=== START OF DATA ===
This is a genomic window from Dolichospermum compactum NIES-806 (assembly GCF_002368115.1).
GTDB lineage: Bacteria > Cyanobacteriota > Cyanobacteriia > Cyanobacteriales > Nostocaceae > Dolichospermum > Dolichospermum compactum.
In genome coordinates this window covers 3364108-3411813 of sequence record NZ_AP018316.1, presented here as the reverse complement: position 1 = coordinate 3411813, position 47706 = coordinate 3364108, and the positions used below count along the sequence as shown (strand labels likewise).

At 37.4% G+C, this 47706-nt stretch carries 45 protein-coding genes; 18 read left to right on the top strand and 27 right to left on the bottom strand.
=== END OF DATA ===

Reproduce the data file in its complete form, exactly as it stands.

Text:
This is a genomic window from Dolichospermum compactum NIES-806 (assembly GCF_002368115.1).
GTDB lineage: Bacteria > Cyanobacteriota > Cyanobacteriia > Cyanobacteriales > Nostocaceae > Dolichospermum > Dolichospermum compactum.
In genome coordinates this window covers 3364108-3411813 of sequence record NZ_AP018316.1, presented here as the reverse complement: position 1 = coordinate 3411813, position 47706 = coordinate 3364108, and the positions used below count along the sequence as shown (strand labels likewise).

At 37.4% G+C, this 47706-nt stretch carries 45 protein-coding genes; 18 read left to right on the top strand and 27 right to left on the bottom strand.